Why traffickers will always be one jump ahead

COCAINE traffickers call it 'The Jump'. This is the ability to get the cocaine across the Mexican border or the Caribbean into the United States. It was here that Pablo Escobar and the Medellin cartel made their money in the 1980s as American consumption of cocaine soared.

The drug business in Colombia and the US was never integrated. Escobar's skill was in arranging transport of the cheap and easily available raw cocaine from the fields and laboratories and making 'The Jump' successfully. Some of the drugs brought into the US were owned by him but more came from freelance producers. If a shipment was intercepted then Escobar would usually refund the price of the drugs lost to the owners.

The success he and other Colombian drug traffickers have enjoyed in circumventing US government efforts at interdiction can be demonstrated by tracking the wholesale price of pure cocaine in the US. According to the Drug Enforcement Agency (DEA), the price fell sharply in the early 1980s. It then levelled off at dollars 11,000 ( pounds 7,500) for a kilogram (2.2lb) of pure cocaine where - despite all efforts to throttle supplies - it has stayed for the last five years.

The reason Escobar and the Colombian drug traffickers, who supply 80 per cent of cocaine consumed in the US, made so much money and are so difficult to stop is explained by State Department figures. These say that, given that a ton of the drug is worth dollars 100m in the US, the American market alone puts dollars 15bn to dollars 17.5bn into criminal hands.

With profits like this it is easy to see why Escobar's wealth was once estimated at dollars 3bn by Forbes magazine. A State Department report says: 'Cocaine and heroin are currently the most abundant, lucrative commodities in the world.' The whole of the US consumes only 150 to 175 tons of cocaine in a year and it appears to be impossible to stop it entering the country.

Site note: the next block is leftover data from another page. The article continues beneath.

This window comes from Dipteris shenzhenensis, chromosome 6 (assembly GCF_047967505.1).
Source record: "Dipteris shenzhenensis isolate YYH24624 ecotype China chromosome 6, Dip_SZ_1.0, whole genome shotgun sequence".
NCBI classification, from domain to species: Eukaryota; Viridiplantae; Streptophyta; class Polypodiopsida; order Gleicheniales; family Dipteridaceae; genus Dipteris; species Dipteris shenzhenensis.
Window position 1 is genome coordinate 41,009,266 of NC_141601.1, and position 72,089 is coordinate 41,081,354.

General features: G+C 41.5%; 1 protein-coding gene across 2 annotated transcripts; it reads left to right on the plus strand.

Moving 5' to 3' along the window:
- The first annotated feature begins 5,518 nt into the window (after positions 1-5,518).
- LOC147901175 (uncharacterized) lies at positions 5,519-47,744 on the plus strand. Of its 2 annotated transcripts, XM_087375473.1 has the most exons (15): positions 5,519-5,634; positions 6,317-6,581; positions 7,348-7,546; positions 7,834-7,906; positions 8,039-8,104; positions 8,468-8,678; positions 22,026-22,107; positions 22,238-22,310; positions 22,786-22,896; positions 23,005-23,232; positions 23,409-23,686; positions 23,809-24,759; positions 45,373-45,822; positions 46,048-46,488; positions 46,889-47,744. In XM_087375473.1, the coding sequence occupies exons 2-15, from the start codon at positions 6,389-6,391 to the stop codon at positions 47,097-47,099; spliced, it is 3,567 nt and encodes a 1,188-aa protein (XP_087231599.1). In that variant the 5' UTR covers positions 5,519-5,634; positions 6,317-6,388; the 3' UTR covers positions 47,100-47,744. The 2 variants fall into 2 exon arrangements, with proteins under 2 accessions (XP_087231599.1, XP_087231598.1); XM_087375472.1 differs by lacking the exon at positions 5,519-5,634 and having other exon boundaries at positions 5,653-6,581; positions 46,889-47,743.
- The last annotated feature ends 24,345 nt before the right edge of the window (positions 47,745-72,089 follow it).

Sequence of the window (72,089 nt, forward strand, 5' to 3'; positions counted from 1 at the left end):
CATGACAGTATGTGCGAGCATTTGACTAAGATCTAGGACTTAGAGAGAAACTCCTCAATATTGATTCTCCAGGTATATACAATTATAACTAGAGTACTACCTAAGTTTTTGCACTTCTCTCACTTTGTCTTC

The extent to which attempted interdiction has failed was underlined yesterday with the almost universal acceptance that the death of Escobar would have no effect on the flow of drugs from Colombia to the US. The Cali cartel - less publicly violent in their methods than the men from Medellin - has already taken over some 80 per cent of cocaine trafficking to the US.

Escobar was, however, the best- known criminal in America since Al Capone. His ability to elude the Colombian police and DEA for so long was a continual humiliation of law enforcement. For 20 years the 23 federal agencies involved in the war on drugs boosted their budget through exploiting fears of cocaine but have notably failed to reduce its availability.

The death of Escobar could be seen as a success for the DEA's so-called Kingpin strategy of going after the leaders of the drug cartels. David Bonner, the former head of the DEA, described this as an effort 'to reduce the cartels' capacity to produce and distribute cocaine by incarcerating their leaders, seizing their assets and working capital, confiscating their financial records and otherwise disrupting their operation'.

The lesson of the last decade is that US attempts to stop drugs at source are doomed. The profits are too great. Draconian sentences at home probably have reduced the use of cocaine but at a high price. Just as with prohibition of alcohol in the 1920s, the government has frightened off casual consumers but has ensured that the hard core of the drugs business is in the hands of professional criminals.

Escobar fell because, like Capone, he publicly challenged the state. The Cali cartel refused to join him in 'narco-terrorism', whereby he assassinated politicians and newspaper editors who called for his extradition to the US. Others will now organise 'The Jump' just as he once did, but with less publicity.

Obituary, page 15